Well said. You hit the nail on the head with the problem of “cheaters” in any real world application of Rawl’s philosophy. One of the interesting things about games, at least our modern video versions, is that “actual” cheating has become quite difficult. I’m contrasting actual cheating with game cheats that are either purposely programmed into the game and advertised as such and/or game cheats that players discover on their own. “Actual” cheating I define weakly as cheating with the intent to disadvantage competitors and meant to be hidden from other players. To cheat in modern competitive gaming requires an immense amount of technical skill and subterfuge. That said from what I have read it is widely believed that cheating/hacking is prevalent in many competitive gaming circuits. However it’s not clear that the belief in widespread cheating is supported by the reality.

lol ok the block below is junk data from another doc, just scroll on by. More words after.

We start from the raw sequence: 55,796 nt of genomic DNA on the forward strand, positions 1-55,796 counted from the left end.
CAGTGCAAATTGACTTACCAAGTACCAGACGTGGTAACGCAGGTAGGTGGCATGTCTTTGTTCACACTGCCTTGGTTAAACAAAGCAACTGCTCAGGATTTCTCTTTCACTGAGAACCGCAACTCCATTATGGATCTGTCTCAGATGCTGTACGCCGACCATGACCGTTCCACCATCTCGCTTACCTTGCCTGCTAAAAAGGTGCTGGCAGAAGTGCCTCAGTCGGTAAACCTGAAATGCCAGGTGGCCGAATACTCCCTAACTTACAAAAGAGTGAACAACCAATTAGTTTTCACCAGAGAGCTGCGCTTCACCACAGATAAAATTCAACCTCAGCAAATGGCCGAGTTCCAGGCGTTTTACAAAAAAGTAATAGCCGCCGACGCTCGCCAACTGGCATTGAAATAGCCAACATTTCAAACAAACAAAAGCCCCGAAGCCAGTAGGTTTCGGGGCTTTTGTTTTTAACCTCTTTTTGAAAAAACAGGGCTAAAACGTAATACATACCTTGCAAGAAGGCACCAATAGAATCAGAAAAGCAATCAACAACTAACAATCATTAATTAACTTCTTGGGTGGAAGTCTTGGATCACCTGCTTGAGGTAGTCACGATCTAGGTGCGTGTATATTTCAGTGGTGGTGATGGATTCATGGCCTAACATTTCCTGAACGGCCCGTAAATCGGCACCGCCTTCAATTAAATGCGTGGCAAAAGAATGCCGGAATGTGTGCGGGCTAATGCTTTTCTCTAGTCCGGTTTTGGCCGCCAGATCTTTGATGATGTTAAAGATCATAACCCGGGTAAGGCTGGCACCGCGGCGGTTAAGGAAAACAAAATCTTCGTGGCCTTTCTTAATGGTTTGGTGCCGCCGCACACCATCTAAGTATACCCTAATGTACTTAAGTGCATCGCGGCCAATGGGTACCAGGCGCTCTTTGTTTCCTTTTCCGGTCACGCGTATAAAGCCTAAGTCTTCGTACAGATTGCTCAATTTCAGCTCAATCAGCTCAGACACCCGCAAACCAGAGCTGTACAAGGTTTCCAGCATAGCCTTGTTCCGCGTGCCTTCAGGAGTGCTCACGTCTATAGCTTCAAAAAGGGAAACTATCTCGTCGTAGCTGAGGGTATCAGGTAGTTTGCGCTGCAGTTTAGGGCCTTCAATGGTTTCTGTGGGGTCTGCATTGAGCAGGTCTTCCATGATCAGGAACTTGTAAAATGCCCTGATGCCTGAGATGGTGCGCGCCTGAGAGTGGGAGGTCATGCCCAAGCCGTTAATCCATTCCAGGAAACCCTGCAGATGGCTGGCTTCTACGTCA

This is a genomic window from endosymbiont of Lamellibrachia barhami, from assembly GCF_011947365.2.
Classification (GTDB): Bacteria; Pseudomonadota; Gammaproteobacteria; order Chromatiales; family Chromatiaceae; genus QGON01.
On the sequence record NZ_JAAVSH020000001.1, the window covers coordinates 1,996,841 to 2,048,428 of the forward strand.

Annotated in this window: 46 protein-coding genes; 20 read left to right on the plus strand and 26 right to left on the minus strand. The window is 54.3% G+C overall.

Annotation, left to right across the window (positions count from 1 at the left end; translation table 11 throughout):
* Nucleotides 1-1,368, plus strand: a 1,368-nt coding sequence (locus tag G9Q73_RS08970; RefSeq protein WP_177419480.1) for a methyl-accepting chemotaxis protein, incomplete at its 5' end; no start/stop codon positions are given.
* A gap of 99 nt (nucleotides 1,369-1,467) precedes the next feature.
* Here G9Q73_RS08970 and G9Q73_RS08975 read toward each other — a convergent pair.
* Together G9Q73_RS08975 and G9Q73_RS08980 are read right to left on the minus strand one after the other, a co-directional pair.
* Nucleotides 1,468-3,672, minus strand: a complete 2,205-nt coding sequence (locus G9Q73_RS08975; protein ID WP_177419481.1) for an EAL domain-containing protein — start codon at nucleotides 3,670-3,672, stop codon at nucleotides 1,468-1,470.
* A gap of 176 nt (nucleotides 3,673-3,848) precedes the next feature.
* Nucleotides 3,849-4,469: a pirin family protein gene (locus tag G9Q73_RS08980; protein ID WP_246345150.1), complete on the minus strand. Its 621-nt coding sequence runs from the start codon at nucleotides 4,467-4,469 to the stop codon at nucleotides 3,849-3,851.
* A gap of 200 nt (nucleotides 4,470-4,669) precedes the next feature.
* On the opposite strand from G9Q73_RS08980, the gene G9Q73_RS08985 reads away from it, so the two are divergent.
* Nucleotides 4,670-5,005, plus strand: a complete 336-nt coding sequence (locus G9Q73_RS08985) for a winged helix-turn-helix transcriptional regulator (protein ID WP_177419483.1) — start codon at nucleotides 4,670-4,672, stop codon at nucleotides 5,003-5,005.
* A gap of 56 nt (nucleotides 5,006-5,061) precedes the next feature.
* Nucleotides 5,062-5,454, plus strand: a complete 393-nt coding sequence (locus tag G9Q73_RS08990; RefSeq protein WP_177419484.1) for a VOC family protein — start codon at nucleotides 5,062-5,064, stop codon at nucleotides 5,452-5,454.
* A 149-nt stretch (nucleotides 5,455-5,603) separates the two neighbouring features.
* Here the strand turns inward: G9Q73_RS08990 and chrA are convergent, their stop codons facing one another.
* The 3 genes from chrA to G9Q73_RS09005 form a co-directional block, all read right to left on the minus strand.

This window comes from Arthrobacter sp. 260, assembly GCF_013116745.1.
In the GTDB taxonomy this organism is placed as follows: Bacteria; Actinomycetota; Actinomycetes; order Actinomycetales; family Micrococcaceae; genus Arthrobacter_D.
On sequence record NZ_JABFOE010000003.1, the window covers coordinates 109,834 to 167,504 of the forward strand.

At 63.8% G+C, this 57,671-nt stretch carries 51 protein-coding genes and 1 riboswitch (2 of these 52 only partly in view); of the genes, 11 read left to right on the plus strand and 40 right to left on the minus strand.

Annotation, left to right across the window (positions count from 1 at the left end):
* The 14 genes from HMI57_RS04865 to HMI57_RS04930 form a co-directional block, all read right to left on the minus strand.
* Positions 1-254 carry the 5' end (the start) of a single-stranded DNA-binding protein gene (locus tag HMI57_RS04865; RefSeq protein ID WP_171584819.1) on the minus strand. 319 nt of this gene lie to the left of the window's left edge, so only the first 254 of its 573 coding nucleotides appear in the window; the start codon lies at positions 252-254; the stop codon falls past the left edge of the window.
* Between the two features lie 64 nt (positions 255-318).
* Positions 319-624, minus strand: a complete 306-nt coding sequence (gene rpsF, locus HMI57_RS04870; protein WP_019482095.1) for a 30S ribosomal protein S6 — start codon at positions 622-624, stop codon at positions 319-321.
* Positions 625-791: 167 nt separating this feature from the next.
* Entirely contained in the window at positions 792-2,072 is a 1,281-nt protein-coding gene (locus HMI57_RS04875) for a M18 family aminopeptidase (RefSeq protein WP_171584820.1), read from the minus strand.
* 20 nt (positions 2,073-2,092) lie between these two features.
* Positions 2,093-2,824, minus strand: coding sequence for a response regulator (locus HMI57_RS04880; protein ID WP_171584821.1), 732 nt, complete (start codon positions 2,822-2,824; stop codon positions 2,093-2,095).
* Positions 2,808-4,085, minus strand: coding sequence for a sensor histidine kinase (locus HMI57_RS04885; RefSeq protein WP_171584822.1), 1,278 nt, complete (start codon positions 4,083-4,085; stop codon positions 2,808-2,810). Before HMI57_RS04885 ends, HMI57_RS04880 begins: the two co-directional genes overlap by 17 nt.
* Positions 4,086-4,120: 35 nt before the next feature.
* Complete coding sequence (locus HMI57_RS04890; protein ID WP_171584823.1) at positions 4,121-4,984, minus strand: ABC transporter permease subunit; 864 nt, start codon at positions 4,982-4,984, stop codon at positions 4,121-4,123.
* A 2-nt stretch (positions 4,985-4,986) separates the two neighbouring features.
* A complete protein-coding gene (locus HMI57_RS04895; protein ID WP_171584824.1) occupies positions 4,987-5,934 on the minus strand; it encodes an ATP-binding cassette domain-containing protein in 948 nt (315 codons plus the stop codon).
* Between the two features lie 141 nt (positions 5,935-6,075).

I think most people would agree that the opportunities for cheaters/cheating in the real world are much greater and the barriers to entry much lower compared to cheating in competitive gaming. In a sense one could argue that games are more fair/just then the real world. Without cheaters Rawl’s approach to Justice as fairness and his political philosophy in general becomes a little more tenable.